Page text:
Reflections on ‘The future of non-financial reporting’ 2019 in Brussels

Source: , 9 October 2019

On October 4th Sustainalize and KBC Group joined forces to offer insights into the sustainability and non-financial reporting landscape, practical lessons from companies and other stakeholders’ perspectives. The seminar was hosted at the KBC Group head office in Brussels, where more than 80 participants, representing different Belgian organisations, came to learn more about reporting non-financial information.

Nick de Ruiter (co-founder Sustainalize) sketched the landscape of sustainability reporting, showing the audience that over the years many different guidelines and frameworks have been developed.

Overlooking the next decade, Alain Deckers (Head of Unit, DG FISMA, European Commission) stressed that in working towards a European Green Deal, a Sustainable European Investment of over €1 trillion is needed. Part of this will need to be financed by the private sector, for which investors require high quality standardised sustainability information.

Katelijn Bohez (communications and investor relations manager at Bekaert) shared some of the reporting challenges she faced during her 30+ years of experience at Bekaert. These include maintaining a good reputation as a liable company and reporting ever more data. Her answer to these challenges are a clear aspiration and a decent management structure with sustainability targets deployed within departments.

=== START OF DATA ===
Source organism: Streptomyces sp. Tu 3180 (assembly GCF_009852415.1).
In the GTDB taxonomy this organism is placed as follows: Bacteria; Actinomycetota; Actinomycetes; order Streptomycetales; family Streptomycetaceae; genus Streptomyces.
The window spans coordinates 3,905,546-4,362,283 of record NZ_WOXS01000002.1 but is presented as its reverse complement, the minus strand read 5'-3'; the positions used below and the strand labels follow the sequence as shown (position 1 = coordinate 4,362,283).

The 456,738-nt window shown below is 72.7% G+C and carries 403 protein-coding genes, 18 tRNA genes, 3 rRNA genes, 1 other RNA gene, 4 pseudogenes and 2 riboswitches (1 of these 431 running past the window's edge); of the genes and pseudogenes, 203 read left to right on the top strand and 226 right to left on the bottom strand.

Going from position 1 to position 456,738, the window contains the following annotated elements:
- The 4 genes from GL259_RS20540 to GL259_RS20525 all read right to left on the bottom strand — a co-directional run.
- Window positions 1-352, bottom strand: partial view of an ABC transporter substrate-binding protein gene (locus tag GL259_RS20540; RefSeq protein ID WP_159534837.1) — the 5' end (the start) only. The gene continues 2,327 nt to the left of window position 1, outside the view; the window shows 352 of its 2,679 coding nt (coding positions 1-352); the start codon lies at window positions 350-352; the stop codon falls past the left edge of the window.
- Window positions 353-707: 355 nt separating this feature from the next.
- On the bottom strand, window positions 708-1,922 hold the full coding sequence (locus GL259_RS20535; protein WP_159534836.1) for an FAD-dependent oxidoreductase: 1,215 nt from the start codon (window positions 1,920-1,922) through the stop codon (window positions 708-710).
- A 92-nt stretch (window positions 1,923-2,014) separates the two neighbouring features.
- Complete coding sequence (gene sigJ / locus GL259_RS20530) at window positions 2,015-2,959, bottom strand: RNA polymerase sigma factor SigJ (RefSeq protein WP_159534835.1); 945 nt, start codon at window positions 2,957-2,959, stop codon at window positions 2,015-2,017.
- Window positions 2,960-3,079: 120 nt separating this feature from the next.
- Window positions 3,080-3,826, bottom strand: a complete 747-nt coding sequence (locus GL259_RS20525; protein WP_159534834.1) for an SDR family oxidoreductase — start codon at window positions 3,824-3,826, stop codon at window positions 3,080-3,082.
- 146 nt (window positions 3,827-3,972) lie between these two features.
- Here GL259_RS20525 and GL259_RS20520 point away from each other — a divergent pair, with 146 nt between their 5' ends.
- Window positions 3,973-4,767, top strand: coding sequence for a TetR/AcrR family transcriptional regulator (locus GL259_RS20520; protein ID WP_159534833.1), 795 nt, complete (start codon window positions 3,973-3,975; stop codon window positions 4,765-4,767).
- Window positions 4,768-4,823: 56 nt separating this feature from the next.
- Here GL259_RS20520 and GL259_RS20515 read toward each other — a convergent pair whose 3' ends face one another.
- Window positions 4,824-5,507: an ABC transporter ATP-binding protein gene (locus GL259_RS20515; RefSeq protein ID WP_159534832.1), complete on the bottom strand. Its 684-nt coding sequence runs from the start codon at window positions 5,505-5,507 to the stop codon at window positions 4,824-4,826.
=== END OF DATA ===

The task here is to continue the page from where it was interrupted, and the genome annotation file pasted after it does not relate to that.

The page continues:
During a panel discussion facilitated by Lola Debersaques (Partner Sustainalize), experts represented external stakeholders’ interests and wishes for sustainability information. Aleksandra Palinska (Senior Regulatory Policy Advisor at EFAMA) raised attention for data quality: “The availability of quality sustainability information is the real problem. If publicly available at all, most data are not reliable, not standardised or comparable and of qualitative nature.” A potential solution came from Hilde Blomme (Deputy CEO of Accountancy Europe): “With more than 1000 reporting frameworks a certain degree of standardisation is needed, as well as sectorial benchmarks and more top-down regulation.”

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